Canadian banks benefit from credit tailwinds, reserve releases
All of the large Canadian banks reported positive year-over-year earnings growth for the third consecutive quarter, reflecting tailwinds from reserve releases in light of the macroeconomic recovery and cyclically low impaired loans, as well as continued strength in non-interest income, Fitch Ratings says.
Canadian bank results for the fiscal quarter ended July 2021 (3Q21) signal banks’ continued recovery from the pandemic-related downturn, and support Fitch’s reversion of bank rating Outlooks to Stable for the majority of banks this year.
Lower than normal provisioning continued to exert a significant influence on bank results. As a share of net loans, provisions remained well below pre-pandemic levels. With the exception of Bank of Nova Scotia (BNS), the six largest banks reported net recoveries of credit losses during the quarter. Desjardins Group (DESJ) also reported a net negative provision for its quarter ended June 2021.
The banks added approximately CAD13.7 billion in reserves for credit losses during the pandemic in aggregate from February to October of last year. Of these additional reserves, the respective banks have drawn down 18%-58% to date, providing opportunities for further reserve releases over the coming quarters.
Earnings should also benefit from a base case of an improving revenue environment, a more favorable business mix and higher rates (in Canada by the end of 2022 and in the U.S. by the end of 2023).
Revenue growth across the sector remained positive on a year-over-year basis, helped by continued strength in mortgage origination, wealth management and capital markets segments across most institutions.
Canadian Imperial Bank of Commerce, National Bank of Canada and DESJ reported positive commercial loan growth on a year-over-year basis, reflecting green shoots in real estate and construction, particularly in Quebec. At the other large banks, however, commercial loan balances remained moderately down YoY. Similarly, higher-yielding credit card balances remained low across the sector, as recovering purchase activity was offset by higher customer payment rates.
Positively, across most banks YoY deposit growth mostly trended below the double-digit levels seen during the pandemic period, which should relieve some pressure on net interest income. In Fitch’s view, near-term revenue growth will depend on the timing of recovery in demand for unsecured consumer loans and commercial credit, on the one hand, and moderation in wealth management and capital markets outperformance on the other.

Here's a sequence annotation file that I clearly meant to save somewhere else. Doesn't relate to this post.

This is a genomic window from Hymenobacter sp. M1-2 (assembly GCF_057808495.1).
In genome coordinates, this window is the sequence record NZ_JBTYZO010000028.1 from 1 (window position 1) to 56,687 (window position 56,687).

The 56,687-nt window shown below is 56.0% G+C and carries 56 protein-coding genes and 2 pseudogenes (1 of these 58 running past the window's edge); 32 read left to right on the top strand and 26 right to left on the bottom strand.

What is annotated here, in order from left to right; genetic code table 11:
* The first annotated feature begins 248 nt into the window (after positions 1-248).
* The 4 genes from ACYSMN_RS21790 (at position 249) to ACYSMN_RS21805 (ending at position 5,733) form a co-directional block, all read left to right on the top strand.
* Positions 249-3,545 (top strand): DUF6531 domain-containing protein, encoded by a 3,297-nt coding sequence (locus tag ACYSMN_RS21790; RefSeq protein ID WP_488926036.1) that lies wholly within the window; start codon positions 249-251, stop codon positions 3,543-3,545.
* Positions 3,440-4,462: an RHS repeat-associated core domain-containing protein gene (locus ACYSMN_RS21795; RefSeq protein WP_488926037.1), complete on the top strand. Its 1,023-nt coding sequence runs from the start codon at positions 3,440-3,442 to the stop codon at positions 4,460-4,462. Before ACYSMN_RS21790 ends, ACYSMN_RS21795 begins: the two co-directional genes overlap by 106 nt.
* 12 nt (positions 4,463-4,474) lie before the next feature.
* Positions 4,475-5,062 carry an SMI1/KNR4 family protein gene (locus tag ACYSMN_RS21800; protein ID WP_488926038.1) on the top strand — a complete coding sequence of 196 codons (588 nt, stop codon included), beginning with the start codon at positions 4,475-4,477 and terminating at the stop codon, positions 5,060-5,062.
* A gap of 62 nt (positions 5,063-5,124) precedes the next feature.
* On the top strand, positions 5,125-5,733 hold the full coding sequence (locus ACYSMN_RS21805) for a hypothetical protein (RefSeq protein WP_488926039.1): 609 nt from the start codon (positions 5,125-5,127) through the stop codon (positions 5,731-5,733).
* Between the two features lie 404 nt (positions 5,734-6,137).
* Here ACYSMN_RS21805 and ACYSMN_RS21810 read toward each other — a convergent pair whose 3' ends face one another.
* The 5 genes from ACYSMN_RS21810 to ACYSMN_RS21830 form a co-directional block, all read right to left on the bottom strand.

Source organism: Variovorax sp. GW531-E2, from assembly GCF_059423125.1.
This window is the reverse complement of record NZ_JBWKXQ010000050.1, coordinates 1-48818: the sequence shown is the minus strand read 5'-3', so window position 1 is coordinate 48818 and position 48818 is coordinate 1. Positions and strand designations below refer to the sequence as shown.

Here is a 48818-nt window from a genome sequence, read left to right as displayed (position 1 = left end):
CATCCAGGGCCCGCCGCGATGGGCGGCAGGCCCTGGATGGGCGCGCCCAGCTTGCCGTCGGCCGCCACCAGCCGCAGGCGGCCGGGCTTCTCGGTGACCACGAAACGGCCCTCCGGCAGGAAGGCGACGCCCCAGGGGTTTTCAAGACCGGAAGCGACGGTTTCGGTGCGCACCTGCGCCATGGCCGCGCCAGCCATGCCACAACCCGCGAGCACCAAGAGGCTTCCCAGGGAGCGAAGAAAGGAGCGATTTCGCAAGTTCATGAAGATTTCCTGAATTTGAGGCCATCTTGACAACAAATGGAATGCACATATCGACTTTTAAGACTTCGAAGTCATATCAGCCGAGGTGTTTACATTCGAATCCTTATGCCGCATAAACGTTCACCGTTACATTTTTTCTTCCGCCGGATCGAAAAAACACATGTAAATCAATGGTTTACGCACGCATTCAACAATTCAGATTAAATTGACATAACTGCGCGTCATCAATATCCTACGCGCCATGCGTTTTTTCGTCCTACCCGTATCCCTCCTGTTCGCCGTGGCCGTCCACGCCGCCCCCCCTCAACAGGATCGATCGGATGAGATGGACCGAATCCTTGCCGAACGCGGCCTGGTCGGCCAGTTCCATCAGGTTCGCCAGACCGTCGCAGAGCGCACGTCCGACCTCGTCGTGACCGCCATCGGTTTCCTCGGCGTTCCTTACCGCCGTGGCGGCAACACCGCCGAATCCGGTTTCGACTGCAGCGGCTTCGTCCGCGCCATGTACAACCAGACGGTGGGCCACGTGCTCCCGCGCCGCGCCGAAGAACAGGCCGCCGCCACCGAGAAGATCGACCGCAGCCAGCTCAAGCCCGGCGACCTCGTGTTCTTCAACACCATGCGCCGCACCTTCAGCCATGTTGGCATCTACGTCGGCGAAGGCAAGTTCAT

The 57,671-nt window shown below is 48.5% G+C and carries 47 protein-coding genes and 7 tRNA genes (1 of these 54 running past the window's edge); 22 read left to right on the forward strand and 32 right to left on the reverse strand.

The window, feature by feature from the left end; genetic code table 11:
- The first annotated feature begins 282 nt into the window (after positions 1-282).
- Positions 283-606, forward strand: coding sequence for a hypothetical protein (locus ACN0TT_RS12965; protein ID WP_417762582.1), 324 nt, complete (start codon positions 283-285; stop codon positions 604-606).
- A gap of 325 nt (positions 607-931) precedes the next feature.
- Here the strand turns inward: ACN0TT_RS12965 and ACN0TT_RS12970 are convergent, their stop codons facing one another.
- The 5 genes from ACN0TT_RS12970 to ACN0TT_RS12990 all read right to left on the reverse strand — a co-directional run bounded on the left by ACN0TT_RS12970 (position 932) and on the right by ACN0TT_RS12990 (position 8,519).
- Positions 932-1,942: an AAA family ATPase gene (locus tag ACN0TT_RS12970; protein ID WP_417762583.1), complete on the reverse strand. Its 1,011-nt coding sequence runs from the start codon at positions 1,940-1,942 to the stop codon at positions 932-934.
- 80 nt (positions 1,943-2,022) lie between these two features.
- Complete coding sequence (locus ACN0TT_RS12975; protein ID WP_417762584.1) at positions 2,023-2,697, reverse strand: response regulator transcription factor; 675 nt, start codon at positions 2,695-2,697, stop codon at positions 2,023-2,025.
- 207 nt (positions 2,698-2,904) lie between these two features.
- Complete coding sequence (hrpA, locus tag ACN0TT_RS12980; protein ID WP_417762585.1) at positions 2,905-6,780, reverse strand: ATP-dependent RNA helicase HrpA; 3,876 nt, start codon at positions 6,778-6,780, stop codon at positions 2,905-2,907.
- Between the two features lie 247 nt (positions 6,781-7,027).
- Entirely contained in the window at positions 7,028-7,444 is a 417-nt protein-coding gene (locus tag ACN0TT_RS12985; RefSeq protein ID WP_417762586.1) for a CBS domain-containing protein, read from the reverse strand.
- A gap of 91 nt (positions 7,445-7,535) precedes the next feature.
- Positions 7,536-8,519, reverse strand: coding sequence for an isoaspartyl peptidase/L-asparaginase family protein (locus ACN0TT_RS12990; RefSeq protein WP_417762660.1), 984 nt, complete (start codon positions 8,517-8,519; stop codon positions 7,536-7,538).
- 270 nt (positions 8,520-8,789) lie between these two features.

The weaker USD relative to the CAD also impacted the reported earnings of banks with large US operations such as Bank of Montreal and The Toronto-Dominion Bank.
In terms of asset quality, banks reported cyclically low loan impairments and net charge offs, comparing favorably even to the pre-pandemic period. BNS’s net chargeoff ratio remained moderately higher than the prior year but declined sequentially, largely reflecting expiring forbearance in its international loan portfolio. Continued uncertainty over operating conditions in core Latin American markets underpins Fitch’s maintenance of BNS rating on Negative Rating Outlook.
Downside risks related to coronavirus variants remain. However, according to Fitch’s base case, Fitch anticipates manageable deterioration in credit measures over the medium term as government relief programs expire and loans that benefitted from forbearance season.
Capitalization across banks remained elevated relative to historical levels, benefitting from continued restrictions on capital actions and depressed loan growth. Excluding DESJ, banks’ CET1 ratios improved 50 bps-200 bps YoY and will likely decline to historical levels over the medium term through higher dividend payout, expansion of customer assets and the full expiration of transitional regulatory arrangements for expected credit losses.
Regulatory leverage ratios also remain elevated, supported by exclusions of sovereign securities and central bank reserves. Authorities recently confirmed the permanent exclusion of central bank reserves from this ratio. A recently proposed 3% surtax on bank profits over CAD1 billion would have limited impact on earnings and internal capital generation, in Fitch’s view.